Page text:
As I said, I am not sure there is a good method to determine the extent of lead absorption and risk, but there might be, and the tests performed by CEH (Center for Environmental Health) were aimed at just that. Their claim was that lead leaches from brass mouthpieces exposed to saliva even when they are plated. I think they had articles on their results available, but I recall they were not detailed. They are not in the business of science and publishing research, they are a consumer protection non-profit. I don't think they tried to publish their results in a peer-reviewed journal -- the results seem to be embargoed while their litigation was/is in progress. One thing about publishing is peer-reviewed journals is that it takes funding and recognized academic qualifications, and this is a very specialized area where there may not be enough academic interest due to its impact on a small number of people. This is just one effort of theirs in a series of many unrelated efforts. What would they have to gain? They are not fear-mongering for fun; they are activists trying to protect others from environmental hazards. Kids play brass mouthpieces in school. But yes, in principle, the existence of a lawsuit does not make its claim credible. Also, peer review can help, but it is far from perfect and after years of experience publishing research, I find peer review does little to prevent incorrect published work. In cases where work can be reproduced, publication provides the results and methods and allows others to attempt to do so. I would love to see such work published by qualified experts, but I also recognize it is a question which is very hard to answer quantitatively.

In my posts #8 and #10 the results you requested are clear. There is a relatively high lead concentration on the surface of this bare brass mouthpiece. I can get it measured accurately at a lab near me if I need to, but for me it's enough. I am a physicist, not working on materials, and not a biologist or medical researcher, and am not interested in an extensive investigation into an area (risk of actual absorption) where I don't think there is a definitive answer due to the many variables. In my personal judgement, the risk of lead exposure and absorption is high in this situation. I have not played this mouthpiece since I tested it and I do not plan to play it until it is plated. If the plating begins to wear, I will get it replated. Or, I might duplicate it in a non-toxic material. I would be interested in suggestions on that. This is a great mouthpiece for me. I will probably get this mouthpiece silver, then gold-plated over that, but I have also switched to hard rubber until then.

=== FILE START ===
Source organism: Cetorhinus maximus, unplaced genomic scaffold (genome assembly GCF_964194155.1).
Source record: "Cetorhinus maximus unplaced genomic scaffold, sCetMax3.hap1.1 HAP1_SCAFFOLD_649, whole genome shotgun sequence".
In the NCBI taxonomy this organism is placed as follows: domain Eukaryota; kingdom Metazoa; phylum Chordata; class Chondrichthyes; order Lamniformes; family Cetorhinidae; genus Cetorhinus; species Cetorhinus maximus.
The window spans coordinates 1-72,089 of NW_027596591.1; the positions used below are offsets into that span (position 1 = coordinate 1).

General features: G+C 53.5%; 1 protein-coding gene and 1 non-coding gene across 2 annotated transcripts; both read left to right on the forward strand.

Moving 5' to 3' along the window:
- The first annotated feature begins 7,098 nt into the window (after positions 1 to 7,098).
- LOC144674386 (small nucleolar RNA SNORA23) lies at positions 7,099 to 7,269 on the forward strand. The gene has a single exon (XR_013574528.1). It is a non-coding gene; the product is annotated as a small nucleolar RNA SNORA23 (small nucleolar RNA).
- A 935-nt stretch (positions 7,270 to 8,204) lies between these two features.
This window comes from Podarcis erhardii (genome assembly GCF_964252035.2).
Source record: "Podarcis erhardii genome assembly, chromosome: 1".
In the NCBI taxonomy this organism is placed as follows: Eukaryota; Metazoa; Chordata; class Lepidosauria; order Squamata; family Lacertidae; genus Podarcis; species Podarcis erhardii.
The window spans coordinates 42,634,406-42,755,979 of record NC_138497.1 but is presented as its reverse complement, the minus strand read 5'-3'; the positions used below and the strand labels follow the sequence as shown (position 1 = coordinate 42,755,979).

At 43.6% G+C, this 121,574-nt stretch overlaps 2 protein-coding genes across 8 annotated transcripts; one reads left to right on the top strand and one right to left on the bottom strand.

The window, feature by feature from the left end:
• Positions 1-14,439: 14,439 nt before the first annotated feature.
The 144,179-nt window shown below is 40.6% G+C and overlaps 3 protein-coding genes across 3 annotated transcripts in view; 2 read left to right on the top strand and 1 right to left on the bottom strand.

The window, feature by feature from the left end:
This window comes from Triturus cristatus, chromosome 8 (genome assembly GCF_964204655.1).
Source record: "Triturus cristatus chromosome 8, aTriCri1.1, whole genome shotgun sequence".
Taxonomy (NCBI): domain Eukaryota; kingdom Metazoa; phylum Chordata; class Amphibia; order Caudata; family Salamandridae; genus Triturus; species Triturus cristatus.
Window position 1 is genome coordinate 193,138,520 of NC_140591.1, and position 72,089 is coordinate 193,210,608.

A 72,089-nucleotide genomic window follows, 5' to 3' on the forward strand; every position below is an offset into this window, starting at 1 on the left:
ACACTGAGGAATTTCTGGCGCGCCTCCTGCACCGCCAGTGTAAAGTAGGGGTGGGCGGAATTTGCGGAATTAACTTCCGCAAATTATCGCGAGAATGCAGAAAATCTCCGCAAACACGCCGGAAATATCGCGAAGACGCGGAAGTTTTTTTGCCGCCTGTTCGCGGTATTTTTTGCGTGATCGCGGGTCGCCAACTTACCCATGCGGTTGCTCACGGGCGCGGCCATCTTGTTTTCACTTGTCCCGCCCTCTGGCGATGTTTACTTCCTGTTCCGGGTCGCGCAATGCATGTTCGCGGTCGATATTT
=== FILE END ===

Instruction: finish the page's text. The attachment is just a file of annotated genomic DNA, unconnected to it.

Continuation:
I would like others to be aware of this hazard, and I have to wonder why a certain subset of members here goes out of their way to attack every post that suggests lead is hazardous in bare brass mouthpieces. You guys are the ones that have no data or evidence to support your claim that there is no significant risk of lead absorption from bare brass mouthpieces. There is plenty of information available on the risks of lead exposure in general. If I were you, I would be concerned about being held liable for such potentially misleading claims. I know some of you are in the mouthpiece business or have sold mouthpieces.
 

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This issue has been going around the internet for a long time and there are certainly concerns about it. Whether the concerns are only of a legal nature or medical may be the question.

Someone may want to assess en address that question with some research.

Apparently some companies have done that.

Dennis Wick for example (but I am not aware thy published the results).

Dennis Wick, one of the most important brass instrument mouthpieces has added a label to comply with proposition 65, that has been done by many companies

I own a modern Stetson Hat which comes with such a label too.



similar things have been published by many companies ( these are the onses that I could find with a quick search but I am in no doubt that every company producing brass mouthpieces has similar compliance)